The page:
DECORATING THE HOME
The Kinara along with the other symbols of Kwanzaa should dominate the room, which should be given an African motif. This is easily achieved and shouldn’t result in too much expense. The colors of Kwanzaa are black, red and green. This should be kept in mind when decorating the home. Black, red and green streamers, balloons, cloth, flowers, and African prints can be hung tastefully around the room. Original art and sculpture may be displayed as well.
Kuumba (creativity) is greatly encouraged. Not only is Kuumba one of the seven principles, it also brings a sense of personal satisfaction and puts one squarely into the spirit of Kwanzaa. Therefore, those symbols that can be made, should be made. The giving of gifts during Kwanzaa should be affordable and of an educational or artistic nature. Gifts are usually exchanged between parents and children and traditionally given on January 1st, the last day of Kwanzaa. However, gift giving during Kwanzaa may occur at any time.
THE KWANZAA FEAST OR KARAMU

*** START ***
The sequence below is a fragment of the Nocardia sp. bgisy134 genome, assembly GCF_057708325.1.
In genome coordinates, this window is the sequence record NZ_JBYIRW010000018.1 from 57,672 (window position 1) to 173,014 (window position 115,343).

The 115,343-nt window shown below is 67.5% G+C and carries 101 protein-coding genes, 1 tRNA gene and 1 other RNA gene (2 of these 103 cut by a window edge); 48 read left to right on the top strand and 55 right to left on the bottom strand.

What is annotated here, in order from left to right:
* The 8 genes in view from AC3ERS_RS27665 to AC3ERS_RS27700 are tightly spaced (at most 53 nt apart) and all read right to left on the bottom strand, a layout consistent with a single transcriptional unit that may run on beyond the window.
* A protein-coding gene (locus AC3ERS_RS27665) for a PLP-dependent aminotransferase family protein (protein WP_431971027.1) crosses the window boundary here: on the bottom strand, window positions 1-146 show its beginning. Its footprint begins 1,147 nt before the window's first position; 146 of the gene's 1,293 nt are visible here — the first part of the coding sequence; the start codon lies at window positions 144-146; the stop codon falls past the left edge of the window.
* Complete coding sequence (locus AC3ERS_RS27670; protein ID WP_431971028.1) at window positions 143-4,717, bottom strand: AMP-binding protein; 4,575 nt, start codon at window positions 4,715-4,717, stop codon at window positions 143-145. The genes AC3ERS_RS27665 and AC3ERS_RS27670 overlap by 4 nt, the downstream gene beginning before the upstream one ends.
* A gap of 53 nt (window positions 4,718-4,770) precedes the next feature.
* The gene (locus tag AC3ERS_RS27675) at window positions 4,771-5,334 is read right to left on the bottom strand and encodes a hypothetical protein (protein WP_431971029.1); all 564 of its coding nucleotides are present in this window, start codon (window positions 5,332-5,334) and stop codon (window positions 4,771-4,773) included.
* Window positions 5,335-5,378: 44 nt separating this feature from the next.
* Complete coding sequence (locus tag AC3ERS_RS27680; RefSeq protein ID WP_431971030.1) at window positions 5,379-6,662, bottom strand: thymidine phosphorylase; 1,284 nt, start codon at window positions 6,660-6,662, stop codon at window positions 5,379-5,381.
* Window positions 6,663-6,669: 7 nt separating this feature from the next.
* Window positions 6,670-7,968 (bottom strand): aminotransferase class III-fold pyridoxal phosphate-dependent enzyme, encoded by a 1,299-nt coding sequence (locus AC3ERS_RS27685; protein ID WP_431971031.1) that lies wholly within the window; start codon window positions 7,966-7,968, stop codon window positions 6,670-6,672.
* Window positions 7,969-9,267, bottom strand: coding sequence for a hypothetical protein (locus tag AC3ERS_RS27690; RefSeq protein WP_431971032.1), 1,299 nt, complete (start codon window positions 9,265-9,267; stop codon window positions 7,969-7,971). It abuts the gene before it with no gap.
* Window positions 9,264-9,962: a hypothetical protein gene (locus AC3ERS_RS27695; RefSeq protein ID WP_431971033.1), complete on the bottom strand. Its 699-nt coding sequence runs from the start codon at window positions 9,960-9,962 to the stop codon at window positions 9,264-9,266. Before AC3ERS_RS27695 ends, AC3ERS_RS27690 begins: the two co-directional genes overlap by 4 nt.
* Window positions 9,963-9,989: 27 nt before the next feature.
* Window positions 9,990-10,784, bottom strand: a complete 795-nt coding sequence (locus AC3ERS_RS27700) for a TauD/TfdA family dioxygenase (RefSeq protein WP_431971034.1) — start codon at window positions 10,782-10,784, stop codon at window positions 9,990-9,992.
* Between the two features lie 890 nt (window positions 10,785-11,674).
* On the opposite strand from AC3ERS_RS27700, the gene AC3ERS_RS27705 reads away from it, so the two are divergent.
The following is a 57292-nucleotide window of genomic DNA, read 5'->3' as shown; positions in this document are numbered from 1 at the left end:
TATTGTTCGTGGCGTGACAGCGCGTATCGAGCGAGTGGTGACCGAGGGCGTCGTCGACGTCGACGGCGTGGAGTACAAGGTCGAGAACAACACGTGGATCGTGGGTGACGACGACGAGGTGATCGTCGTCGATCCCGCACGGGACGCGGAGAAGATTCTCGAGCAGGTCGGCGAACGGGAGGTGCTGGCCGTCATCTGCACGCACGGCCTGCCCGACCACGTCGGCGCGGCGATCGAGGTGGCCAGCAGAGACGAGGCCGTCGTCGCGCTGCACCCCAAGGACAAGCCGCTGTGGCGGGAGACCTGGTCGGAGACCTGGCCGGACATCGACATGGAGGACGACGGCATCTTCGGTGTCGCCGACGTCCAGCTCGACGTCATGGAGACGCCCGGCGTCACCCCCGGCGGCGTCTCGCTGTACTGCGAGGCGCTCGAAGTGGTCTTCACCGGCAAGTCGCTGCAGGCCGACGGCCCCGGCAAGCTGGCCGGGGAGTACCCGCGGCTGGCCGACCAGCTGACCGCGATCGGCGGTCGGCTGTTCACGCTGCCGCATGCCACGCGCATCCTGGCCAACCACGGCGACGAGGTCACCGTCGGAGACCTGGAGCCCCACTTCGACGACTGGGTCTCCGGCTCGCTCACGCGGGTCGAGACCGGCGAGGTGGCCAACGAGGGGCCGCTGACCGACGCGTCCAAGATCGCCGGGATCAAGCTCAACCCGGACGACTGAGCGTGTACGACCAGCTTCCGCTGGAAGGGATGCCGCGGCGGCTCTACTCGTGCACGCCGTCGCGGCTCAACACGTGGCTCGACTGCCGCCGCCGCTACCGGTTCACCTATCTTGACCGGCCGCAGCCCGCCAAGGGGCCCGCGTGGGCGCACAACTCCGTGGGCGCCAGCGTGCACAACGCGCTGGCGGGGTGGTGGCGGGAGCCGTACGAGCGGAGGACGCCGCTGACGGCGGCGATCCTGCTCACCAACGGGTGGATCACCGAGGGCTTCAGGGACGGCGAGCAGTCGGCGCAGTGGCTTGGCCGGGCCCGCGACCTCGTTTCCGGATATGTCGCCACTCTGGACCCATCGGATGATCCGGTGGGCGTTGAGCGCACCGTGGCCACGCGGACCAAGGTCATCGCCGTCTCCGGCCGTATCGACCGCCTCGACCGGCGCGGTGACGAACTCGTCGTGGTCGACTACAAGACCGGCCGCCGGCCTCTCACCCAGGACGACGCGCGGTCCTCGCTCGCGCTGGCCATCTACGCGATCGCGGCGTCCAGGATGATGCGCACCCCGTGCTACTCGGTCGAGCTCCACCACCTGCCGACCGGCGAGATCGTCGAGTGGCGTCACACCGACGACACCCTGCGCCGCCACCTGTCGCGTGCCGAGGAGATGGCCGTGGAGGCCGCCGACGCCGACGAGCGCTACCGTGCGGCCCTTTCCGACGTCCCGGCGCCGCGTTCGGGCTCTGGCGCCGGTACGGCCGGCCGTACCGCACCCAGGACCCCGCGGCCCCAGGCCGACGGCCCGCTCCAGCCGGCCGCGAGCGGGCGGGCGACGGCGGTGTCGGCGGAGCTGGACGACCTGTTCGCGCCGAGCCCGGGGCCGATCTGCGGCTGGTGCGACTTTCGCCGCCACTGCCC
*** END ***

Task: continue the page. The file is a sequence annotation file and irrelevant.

The Kwanzaa Karumu is traditionally held on December 31st (participants celebrating New Year’s Eve, should plan their Karamu early in the evening). It is a very special event as it is the one Kwanzaa event that brings us closer to our African roots. The Karamu is a communal and cooperative effort. Ceremonies and cultural expressions are highly encouraged. It is important to decorate the place where the Karamu will be held, (e.g., home, community center, church) in an African motif that utilizes black, red, and green color scheme. A large Kwanzaa setting should dominate the room where the karamu will take place. A large Mkeka should be placed in the center of the floor where the food should be placed creatively and made accessible to all for self-service. Prior to and during the feast, an informative and entertaining program should be presented. Traditionally, the program involved welcoming, remembering, reassessment, recommitment and rejoicing, concluded by a farewell statement and a call for greater unity.